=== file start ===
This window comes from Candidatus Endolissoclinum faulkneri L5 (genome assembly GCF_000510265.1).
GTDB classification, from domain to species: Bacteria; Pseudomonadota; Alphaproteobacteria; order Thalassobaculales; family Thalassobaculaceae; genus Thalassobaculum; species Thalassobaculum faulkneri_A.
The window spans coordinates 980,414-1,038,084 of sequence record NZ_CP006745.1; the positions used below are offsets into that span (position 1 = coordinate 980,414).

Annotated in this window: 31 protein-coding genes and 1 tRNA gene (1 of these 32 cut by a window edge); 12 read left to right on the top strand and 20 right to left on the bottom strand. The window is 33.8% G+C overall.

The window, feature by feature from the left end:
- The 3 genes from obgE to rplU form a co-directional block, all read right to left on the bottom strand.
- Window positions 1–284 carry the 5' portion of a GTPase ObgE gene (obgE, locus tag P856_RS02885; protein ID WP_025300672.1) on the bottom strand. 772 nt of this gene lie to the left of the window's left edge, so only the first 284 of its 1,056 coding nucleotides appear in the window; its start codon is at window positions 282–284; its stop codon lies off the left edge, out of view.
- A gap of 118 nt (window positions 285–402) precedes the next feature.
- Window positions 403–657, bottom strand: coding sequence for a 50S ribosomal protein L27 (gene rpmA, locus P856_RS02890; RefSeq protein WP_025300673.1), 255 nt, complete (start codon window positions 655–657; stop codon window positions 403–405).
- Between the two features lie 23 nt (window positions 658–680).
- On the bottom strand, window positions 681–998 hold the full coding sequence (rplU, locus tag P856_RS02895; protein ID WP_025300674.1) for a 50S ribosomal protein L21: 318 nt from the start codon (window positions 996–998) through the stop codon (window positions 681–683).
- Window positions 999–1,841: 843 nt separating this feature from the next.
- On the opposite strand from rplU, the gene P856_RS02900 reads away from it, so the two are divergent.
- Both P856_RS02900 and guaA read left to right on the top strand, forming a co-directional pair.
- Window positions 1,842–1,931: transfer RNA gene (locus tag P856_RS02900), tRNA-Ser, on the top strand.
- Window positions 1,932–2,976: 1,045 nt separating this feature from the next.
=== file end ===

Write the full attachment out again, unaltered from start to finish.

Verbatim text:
This window comes from Candidatus Endolissoclinum faulkneri L5 (genome assembly GCF_000510265.1).
GTDB classification, from domain to species: Bacteria; Pseudomonadota; Alphaproteobacteria; order Thalassobaculales; family Thalassobaculaceae; genus Thalassobaculum; species Thalassobaculum faulkneri_A.
The window spans coordinates 980,414-1,038,084 of sequence record NZ_CP006745.1; the positions used below are offsets into that span (position 1 = coordinate 980,414).

Annotated in this window: 31 protein-coding genes and 1 tRNA gene (1 of these 32 cut by a window edge); 12 read left to right on the top strand and 20 right to left on the bottom strand. The window is 33.8% G+C overall.

The window, feature by feature from the left end:
- The 3 genes from obgE to rplU form a co-directional block, all read right to left on the bottom strand.
- Window positions 1–284 carry the 5' portion of a GTPase ObgE gene (obgE, locus tag P856_RS02885; protein ID WP_025300672.1) on the bottom strand. 772 nt of this gene lie to the left of the window's left edge, so only the first 284 of its 1,056 coding nucleotides appear in the window; its start codon is at window positions 282–284; its stop codon lies off the left edge, out of view.
- A gap of 118 nt (window positions 285–402) precedes the next feature.
- Window positions 403–657, bottom strand: coding sequence for a 50S ribosomal protein L27 (gene rpmA, locus P856_RS02890; RefSeq protein WP_025300673.1), 255 nt, complete (start codon window positions 655–657; stop codon window positions 403–405).
- Between the two features lie 23 nt (window positions 658–680).
- On the bottom strand, window positions 681–998 hold the full coding sequence (rplU, locus tag P856_RS02895; protein ID WP_025300674.1) for a 50S ribosomal protein L21: 318 nt from the start codon (window positions 996–998) through the stop codon (window positions 681–683).
- Window positions 999–1,841: 843 nt separating this feature from the next.
- On the opposite strand from rplU, the gene P856_RS02900 reads away from it, so the two are divergent.
- Both P856_RS02900 and guaA read left to right on the top strand, forming a co-directional pair.
- Window positions 1,842–1,931: transfer RNA gene (locus tag P856_RS02900), tRNA-Ser, on the top strand.
- Window positions 1,932–2,976: 1,045 nt separating this feature from the next.